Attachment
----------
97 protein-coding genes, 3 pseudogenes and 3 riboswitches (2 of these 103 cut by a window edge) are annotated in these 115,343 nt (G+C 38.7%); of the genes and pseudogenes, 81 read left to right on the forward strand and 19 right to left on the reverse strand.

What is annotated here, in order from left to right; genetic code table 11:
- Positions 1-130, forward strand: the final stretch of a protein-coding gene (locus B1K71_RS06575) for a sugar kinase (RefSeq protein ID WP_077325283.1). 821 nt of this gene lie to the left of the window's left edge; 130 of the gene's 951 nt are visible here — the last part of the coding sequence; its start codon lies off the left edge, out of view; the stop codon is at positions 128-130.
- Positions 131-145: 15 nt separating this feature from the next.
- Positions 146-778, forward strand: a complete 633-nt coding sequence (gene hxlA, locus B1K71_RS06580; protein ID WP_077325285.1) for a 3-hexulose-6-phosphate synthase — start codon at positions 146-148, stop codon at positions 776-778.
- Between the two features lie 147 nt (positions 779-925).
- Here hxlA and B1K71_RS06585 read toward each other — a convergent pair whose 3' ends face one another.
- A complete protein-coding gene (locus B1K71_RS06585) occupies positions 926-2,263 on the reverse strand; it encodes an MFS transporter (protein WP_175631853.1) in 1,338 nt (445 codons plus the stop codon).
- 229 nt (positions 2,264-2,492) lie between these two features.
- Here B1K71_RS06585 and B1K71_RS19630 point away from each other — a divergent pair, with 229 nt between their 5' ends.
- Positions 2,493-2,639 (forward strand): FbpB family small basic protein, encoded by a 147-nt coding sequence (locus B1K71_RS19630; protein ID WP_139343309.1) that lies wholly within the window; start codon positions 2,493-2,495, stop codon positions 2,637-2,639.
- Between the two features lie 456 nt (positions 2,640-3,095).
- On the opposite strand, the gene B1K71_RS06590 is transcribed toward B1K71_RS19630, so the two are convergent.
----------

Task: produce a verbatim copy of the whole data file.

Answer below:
97 protein-coding genes, 3 pseudogenes and 3 riboswitches (2 of these 103 cut by a window edge) are annotated in these 115,343 nt (G+C 38.7%); of the genes and pseudogenes, 81 read left to right on the forward strand and 19 right to left on the reverse strand.

What is annotated here, in order from left to right; genetic code table 11:
- Positions 1-130, forward strand: the final stretch of a protein-coding gene (locus B1K71_RS06575) for a sugar kinase (RefSeq protein ID WP_077325283.1). 821 nt of this gene lie to the left of the window's left edge; 130 of the gene's 951 nt are visible here — the last part of the coding sequence; its start codon lies off the left edge, out of view; the stop codon is at positions 128-130.
- Positions 131-145: 15 nt separating this feature from the next.
- Positions 146-778, forward strand: a complete 633-nt coding sequence (gene hxlA, locus B1K71_RS06580; protein ID WP_077325285.1) for a 3-hexulose-6-phosphate synthase — start codon at positions 146-148, stop codon at positions 776-778.
- Between the two features lie 147 nt (positions 779-925).
- Here hxlA and B1K71_RS06585 read toward each other — a convergent pair whose 3' ends face one another.
- A complete protein-coding gene (locus B1K71_RS06585) occupies positions 926-2,263 on the reverse strand; it encodes an MFS transporter (protein WP_175631853.1) in 1,338 nt (445 codons plus the stop codon).
- 229 nt (positions 2,264-2,492) lie between these two features.
- Here B1K71_RS06585 and B1K71_RS19630 point away from each other — a divergent pair, with 229 nt between their 5' ends.
- Positions 2,493-2,639 (forward strand): FbpB family small basic protein, encoded by a 147-nt coding sequence (locus B1K71_RS19630; protein ID WP_139343309.1) that lies wholly within the window; start codon positions 2,493-2,495, stop codon positions 2,637-2,639.
- Between the two features lie 456 nt (positions 2,640-3,095).
- On the opposite strand, the gene B1K71_RS06590 is transcribed toward B1K71_RS19630, so the two are convergent.